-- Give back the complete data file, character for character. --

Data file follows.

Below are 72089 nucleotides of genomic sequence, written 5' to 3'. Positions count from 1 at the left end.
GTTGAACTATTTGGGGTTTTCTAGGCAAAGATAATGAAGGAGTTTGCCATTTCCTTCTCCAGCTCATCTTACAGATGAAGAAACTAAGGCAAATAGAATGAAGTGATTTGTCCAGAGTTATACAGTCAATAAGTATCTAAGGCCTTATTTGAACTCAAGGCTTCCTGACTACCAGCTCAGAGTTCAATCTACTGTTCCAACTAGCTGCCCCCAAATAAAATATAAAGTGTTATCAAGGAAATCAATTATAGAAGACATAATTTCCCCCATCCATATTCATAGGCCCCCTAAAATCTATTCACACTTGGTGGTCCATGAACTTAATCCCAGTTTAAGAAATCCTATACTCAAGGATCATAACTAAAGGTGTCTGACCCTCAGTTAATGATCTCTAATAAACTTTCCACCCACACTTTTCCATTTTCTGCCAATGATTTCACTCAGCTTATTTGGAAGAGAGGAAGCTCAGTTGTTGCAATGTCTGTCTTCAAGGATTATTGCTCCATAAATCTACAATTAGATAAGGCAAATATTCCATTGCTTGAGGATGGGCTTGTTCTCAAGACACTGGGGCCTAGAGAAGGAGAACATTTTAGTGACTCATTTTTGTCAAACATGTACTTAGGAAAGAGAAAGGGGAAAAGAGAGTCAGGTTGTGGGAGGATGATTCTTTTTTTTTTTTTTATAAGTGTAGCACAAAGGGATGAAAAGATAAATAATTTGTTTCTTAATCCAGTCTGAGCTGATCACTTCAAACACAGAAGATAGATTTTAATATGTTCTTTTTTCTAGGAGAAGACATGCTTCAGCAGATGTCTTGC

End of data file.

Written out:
Below are 72089 nucleotides of genomic sequence, written 5' to 3'. Positions count from 1 at the left end.
GTTGAACTATTTGGGGTTTTCTAGGCAAAGATAATGAAGGAGTTTGCCATTTCCTTCTCCAGCTCATCTTACAGATGAAGAAACTAAGGCAAATAGAATGAAGTGATTTGTCCAGAGTTATACAGTCAATAAGTATCTAAGGCCTTATTTGAACTCAAGGCTTCCTGACTACCAGCTCAGAGTTCAATCTACTGTTCCAACTAGCTGCCCCCAAATAAAATATAAAGTGTTATCAAGGAAATCAATTATAGAAGACATAATTTCCCCCATCCATATTCATAGGCCCCCTAAAATCTATTCACACTTGGTGGTCCATGAACTTAATCCCAGTTTAAGAAATCCTATACTCAAGGATCATAACTAAAGGTGTCTGACCCTCAGTTAATGATCTCTAATAAACTTTCCACCCACACTTTTCCATTTTCTGCCAATGATTTCACTCAGCTTATTTGGAAGAGAGGAAGCTCAGTTGTTGCAATGTCTGTCTTCAAGGATTATTGCTCCATAAATCTACAATTAGATAAGGCAAATATTCCATTGCTTGAGGATGGGCTTGTTCTCAAGACACTGGGGCCTAGAGAAGGAGAACATTTTAGTGACTCATTTTTGTCAAACATGTACTTAGGAAAGAGAAAGGGGAAAAGAGAGTCAGGTTGTGGGAGGATGATTCTTTTTTTTTTTTTTATAAGTGTAGCACAAAGGGATGAAAAGATAAATAATTTGTTTCTTAATCCAGTCTGAGCTGATCACTTCAAACACAGAAGATAGATTTTAATATGTTCTTTTTTCTAGGAGAAGACATGCTTCAGCAGATGTCTTGC